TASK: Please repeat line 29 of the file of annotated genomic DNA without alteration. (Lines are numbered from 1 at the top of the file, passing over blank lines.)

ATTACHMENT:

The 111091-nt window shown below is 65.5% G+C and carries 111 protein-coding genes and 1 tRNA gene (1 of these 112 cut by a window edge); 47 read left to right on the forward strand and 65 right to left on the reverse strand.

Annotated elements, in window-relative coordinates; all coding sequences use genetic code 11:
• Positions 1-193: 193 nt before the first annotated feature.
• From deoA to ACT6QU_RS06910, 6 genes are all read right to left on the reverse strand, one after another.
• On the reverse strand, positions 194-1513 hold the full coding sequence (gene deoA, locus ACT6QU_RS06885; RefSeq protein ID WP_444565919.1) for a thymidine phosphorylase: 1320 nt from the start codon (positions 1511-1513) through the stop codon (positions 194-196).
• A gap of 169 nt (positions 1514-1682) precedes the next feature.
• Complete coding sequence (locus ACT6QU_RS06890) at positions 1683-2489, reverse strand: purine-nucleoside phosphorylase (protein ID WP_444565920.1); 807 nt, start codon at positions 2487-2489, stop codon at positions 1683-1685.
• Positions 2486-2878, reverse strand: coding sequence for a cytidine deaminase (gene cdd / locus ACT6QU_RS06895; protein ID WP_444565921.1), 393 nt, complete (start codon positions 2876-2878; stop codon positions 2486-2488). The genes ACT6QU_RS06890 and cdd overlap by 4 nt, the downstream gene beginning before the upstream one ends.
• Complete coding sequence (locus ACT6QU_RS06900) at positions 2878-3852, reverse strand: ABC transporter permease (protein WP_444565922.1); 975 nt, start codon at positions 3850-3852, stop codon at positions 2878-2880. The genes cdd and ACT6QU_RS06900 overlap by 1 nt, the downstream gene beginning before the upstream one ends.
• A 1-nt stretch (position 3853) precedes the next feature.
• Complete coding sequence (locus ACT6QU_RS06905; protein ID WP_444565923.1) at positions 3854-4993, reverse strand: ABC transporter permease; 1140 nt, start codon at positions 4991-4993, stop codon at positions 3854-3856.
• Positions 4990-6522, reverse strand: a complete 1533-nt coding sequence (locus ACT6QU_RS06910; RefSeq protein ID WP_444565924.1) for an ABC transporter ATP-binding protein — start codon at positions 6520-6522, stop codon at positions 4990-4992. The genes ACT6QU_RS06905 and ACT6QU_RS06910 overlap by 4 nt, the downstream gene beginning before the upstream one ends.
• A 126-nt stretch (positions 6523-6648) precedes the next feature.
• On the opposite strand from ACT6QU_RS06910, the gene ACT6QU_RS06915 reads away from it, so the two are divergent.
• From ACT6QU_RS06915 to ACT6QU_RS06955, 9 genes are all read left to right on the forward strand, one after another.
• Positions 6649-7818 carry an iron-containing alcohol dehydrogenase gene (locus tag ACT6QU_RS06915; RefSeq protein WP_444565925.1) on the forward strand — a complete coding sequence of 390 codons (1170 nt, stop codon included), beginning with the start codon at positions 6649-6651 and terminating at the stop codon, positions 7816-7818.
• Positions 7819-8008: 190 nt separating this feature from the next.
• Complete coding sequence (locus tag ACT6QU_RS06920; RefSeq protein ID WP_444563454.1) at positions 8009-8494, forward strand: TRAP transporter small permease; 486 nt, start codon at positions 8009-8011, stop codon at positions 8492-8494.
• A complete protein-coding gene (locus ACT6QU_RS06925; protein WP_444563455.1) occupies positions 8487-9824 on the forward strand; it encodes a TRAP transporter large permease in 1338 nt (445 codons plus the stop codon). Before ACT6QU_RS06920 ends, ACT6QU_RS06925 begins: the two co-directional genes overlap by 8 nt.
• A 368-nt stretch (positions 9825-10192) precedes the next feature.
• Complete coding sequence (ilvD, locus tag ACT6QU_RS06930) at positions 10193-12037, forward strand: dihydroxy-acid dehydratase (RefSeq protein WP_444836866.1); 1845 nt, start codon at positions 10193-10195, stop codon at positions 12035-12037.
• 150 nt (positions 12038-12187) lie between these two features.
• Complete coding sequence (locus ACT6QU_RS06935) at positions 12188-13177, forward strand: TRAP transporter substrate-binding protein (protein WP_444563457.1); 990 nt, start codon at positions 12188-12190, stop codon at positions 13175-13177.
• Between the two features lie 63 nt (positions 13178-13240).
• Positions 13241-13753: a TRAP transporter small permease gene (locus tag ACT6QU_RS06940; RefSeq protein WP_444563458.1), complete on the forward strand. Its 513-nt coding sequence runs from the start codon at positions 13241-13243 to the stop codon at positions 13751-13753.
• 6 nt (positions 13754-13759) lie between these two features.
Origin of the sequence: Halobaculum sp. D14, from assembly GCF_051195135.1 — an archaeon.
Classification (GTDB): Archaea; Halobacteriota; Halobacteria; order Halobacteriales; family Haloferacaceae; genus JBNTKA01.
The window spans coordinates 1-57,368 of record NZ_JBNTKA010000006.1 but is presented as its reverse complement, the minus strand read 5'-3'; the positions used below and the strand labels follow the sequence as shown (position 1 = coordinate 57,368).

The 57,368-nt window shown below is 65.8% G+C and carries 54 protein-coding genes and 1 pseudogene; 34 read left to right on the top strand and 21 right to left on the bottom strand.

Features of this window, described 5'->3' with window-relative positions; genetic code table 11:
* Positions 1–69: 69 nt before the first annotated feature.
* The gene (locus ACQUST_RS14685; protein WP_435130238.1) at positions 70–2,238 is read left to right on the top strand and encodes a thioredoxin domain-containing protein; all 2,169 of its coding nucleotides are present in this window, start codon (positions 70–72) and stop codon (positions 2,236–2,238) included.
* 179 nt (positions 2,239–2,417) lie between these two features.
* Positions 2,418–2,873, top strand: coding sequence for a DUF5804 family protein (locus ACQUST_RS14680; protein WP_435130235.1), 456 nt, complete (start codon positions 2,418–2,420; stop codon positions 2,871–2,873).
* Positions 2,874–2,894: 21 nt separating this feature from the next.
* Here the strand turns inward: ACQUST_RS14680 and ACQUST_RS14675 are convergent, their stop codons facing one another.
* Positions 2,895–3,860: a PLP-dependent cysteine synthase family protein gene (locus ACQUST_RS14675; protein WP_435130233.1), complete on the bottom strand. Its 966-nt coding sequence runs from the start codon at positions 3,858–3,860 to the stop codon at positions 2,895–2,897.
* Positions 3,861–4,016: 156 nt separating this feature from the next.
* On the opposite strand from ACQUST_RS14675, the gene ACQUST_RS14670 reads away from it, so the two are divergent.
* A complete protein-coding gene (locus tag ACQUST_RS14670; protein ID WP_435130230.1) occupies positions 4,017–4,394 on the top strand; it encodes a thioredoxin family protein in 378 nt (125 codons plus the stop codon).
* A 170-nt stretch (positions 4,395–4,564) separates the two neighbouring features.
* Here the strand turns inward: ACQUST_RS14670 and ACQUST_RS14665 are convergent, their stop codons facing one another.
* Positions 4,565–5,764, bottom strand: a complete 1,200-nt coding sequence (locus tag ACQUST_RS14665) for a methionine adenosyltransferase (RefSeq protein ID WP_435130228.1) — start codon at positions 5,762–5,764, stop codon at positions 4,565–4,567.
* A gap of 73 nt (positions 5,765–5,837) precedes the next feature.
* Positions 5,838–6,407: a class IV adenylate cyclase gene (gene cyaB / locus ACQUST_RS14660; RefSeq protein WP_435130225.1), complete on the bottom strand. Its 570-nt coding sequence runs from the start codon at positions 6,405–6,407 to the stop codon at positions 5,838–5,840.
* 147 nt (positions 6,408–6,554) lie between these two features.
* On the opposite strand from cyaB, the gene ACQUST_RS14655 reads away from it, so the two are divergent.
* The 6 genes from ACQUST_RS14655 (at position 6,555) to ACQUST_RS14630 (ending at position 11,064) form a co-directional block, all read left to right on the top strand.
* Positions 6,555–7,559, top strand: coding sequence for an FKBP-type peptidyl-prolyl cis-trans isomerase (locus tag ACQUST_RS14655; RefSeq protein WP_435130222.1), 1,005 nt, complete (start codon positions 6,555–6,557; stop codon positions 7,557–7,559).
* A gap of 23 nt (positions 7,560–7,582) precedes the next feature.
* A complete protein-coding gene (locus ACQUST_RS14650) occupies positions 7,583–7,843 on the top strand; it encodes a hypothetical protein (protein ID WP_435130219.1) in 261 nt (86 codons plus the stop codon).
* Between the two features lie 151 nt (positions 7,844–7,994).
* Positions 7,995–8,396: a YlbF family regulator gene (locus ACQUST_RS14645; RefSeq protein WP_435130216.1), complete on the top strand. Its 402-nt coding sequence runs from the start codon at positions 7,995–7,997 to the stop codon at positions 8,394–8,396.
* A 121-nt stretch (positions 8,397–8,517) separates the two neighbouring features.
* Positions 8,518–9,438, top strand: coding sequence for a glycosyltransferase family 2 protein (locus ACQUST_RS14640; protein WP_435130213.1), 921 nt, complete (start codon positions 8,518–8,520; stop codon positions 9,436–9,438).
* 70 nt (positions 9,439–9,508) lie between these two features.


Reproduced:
The window spans coordinates 1-57,368 of record NZ_JBNTKA010000006.1 but is presented as its reverse complement, the minus strand read 5'-3'; the positions used below and the strand labels follow the sequence as shown (position 1 = coordinate 57,368).